Crucially, users can cross-search ebooks, journals, news, videos and more, which ProQuest hopes will lead to more insightful knowledge discovery. And the company believes the platform will lift a huge administrative burden from librarians’ shoulders.

‘This is about simplifying customer access and could allow smaller institutions to forgo setting up a discovery platform,’ highlights Rich Belanger, senior vice president and general manager of Books at ProQuest. ‘We’re getting [content] onto a single common platform which dramatically simplifies things from the perspective of the librarian.’

Brave new content

Earlier this year, Cambridge University Press launched what it calls ‘a new concept in publishing’. Cambridge Elements provides an outlet for research that sits outside the traditional formats of a book or journal article.

Organised in focused series, work of between 50 to 120 pages will be published digitally and through print-on-demand. Crucially, this content will be published in just 12 weeks.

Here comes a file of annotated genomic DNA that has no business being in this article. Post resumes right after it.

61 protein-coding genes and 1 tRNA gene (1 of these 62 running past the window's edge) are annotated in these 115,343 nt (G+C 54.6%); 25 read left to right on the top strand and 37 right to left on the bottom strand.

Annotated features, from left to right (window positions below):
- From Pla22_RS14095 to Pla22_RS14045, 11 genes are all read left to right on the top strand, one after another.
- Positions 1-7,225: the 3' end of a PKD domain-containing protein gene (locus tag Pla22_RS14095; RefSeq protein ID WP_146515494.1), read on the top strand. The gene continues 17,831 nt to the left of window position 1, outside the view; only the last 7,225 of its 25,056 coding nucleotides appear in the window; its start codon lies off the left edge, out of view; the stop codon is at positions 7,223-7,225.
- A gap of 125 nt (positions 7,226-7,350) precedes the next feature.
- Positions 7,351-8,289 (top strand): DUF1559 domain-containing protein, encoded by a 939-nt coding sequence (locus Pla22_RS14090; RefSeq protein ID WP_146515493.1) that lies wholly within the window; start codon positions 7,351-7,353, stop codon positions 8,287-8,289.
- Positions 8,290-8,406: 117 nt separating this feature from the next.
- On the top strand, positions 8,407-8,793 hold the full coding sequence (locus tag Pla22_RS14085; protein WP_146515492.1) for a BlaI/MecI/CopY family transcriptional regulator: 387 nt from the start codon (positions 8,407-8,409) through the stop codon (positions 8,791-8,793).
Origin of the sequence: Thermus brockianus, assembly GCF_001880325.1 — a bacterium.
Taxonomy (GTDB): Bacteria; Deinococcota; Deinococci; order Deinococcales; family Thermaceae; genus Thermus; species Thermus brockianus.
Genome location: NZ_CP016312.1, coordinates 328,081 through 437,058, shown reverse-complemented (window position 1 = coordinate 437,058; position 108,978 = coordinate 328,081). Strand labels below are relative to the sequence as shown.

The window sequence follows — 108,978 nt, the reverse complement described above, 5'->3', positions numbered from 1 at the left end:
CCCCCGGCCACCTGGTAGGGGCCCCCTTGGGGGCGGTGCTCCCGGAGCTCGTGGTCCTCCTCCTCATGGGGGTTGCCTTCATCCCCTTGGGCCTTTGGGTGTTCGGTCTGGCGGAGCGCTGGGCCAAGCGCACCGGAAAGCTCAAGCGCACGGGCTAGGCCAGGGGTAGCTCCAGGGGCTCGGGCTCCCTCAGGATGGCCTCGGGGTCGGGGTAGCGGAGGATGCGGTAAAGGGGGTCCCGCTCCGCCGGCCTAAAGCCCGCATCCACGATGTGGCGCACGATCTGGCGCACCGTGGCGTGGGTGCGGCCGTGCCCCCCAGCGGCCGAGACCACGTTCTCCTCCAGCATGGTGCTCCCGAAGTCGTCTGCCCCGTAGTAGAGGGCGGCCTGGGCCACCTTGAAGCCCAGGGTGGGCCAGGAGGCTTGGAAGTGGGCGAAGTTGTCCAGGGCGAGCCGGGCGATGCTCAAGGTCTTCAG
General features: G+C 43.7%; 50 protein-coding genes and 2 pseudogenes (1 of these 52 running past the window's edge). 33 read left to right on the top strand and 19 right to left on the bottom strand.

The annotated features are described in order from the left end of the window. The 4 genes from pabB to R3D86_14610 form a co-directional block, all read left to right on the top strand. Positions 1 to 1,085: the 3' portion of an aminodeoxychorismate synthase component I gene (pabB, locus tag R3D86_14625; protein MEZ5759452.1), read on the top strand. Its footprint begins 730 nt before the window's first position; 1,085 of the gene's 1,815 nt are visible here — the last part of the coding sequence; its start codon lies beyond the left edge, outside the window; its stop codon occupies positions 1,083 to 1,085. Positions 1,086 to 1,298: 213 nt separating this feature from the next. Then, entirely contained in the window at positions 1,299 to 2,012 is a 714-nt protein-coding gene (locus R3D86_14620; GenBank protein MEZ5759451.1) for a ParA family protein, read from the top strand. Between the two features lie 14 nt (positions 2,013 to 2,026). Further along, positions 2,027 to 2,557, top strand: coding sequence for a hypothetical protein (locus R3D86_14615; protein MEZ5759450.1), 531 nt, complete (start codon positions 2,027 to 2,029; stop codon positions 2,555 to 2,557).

‘This is envisaged as a hybrid between book and journals and the quick, 12-week turnaround really isn’t something you see in traditional book publishing yet is so important to authors who want to get their content out there, and readers who want up-to-date content,’ says Doshi.

Seventy series are already under contract on topics ranging from electronics to ancient Egypt. A total of two hundred individual texts are expected to be published this year; the publisher then expects to publish some 250 texts in every subsequent year.

‘The series are digital first, so we have the ability to embed audio, video, code, datasets and more, with content being available in all the formats you would expect from a book; HTML, PDF, EPUB and MOBI, as well as print,’ says Doshi. ‘Content will also be indexed in all the ways you would expect from a journal.’

 

Other tags: